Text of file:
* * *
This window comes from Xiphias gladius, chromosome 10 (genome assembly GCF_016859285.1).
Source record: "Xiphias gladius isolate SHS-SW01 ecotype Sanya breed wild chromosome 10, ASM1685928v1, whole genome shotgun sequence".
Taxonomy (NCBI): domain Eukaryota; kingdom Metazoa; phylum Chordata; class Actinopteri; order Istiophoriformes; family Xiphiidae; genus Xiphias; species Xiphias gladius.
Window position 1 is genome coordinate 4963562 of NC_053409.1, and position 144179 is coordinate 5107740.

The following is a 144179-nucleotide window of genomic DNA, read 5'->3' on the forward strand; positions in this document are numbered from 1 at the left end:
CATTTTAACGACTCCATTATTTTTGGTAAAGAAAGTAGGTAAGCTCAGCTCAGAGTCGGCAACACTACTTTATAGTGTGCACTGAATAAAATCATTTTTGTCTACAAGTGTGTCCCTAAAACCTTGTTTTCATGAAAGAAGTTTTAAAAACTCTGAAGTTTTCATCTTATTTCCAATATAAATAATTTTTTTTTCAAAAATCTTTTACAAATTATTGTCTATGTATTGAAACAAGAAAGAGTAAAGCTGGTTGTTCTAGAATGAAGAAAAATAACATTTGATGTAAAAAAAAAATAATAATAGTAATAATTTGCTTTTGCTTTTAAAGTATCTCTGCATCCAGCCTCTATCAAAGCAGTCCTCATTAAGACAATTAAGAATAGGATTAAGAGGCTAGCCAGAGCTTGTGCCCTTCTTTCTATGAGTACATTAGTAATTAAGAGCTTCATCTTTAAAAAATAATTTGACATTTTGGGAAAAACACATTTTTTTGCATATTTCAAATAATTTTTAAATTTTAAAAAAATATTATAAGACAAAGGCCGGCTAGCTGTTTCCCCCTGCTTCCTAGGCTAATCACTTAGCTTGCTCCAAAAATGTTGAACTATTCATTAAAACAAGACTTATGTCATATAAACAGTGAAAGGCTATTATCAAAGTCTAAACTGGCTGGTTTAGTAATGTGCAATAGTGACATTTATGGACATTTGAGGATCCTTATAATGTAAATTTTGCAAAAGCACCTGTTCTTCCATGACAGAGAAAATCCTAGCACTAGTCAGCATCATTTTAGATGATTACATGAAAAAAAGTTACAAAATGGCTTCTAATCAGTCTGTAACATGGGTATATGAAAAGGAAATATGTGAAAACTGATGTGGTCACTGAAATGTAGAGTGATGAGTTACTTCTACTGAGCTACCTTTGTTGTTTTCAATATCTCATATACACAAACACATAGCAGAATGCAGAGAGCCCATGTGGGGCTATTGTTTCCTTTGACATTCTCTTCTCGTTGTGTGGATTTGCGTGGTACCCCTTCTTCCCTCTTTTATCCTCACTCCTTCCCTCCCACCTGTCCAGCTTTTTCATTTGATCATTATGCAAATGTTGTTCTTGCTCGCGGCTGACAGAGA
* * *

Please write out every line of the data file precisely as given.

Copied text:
This window comes from Xiphias gladius, chromosome 10 (genome assembly GCF_016859285.1).
Source record: "Xiphias gladius isolate SHS-SW01 ecotype Sanya breed wild chromosome 10, ASM1685928v1, whole genome shotgun sequence".
Taxonomy (NCBI): domain Eukaryota; kingdom Metazoa; phylum Chordata; class Actinopteri; order Istiophoriformes; family Xiphiidae; genus Xiphias; species Xiphias gladius.
Window position 1 is genome coordinate 4963562 of NC_053409.1, and position 144179 is coordinate 5107740.

The following is a 144179-nucleotide window of genomic DNA, read 5'->3' on the forward strand; positions in this document are numbered from 1 at the left end:
CATTTTAACGACTCCATTATTTTTGGTAAAGAAAGTAGGTAAGCTCAGCTCAGAGTCGGCAACACTACTTTATAGTGTGCACTGAATAAAATCATTTTTGTCTACAAGTGTGTCCCTAAAACCTTGTTTTCATGAAAGAAGTTTTAAAAACTCTGAAGTTTTCATCTTATTTCCAATATAAATAATTTTTTTTTCAAAAATCTTTTACAAATTATTGTCTATGTATTGAAACAAGAAAGAGTAAAGCTGGTTGTTCTAGAATGAAGAAAAATAACATTTGATGTAAAAAAAAAATAATAATAGTAATAATTTGCTTTTGCTTTTAAAGTATCTCTGCATCCAGCCTCTATCAAAGCAGTCCTCATTAAGACAATTAAGAATAGGATTAAGAGGCTAGCCAGAGCTTGTGCCCTTCTTTCTATGAGTACATTAGTAATTAAGAGCTTCATCTTTAAAAAATAATTTGACATTTTGGGAAAAACACATTTTTTTGCATATTTCAAATAATTTTTAAATTTTAAAAAAATATTATAAGACAAAGGCCGGCTAGCTGTTTCCCCCTGCTTCCTAGGCTAATCACTTAGCTTGCTCCAAAAATGTTGAACTATTCATTAAAACAAGACTTATGTCATATAAACAGTGAAAGGCTATTATCAAAGTCTAAACTGGCTGGTTTAGTAATGTGCAATAGTGACATTTATGGACATTTGAGGATCCTTATAATGTAAATTTTGCAAAAGCACCTGTTCTTCCATGACAGAGAAAATCCTAGCACTAGTCAGCATCATTTTAGATGATTACATGAAAAAAAGTTACAAAATGGCTTCTAATCAGTCTGTAACATGGGTATATGAAAAGGAAATATGTGAAAACTGATGTGGTCACTGAAATGTAGAGTGATGAGTTACTTCTACTGAGCTACCTTTGTTGTTTTCAATATCTCATATACACAAACACATAGCAGAATGCAGAGAGCCCATGTGGGGCTATTGTTTCCTTTGACATTCTCTTCTCGTTGTGTGGATTTGCGTGGTACCCCTTCTTCCCTCTTTTATCCTCACTCCTTCCCTCCCACCTGTCCAGCTTTTTCATTTGATCATTATGCAAATGTTGTTCTTGCTCGCGGCTGACAGAGA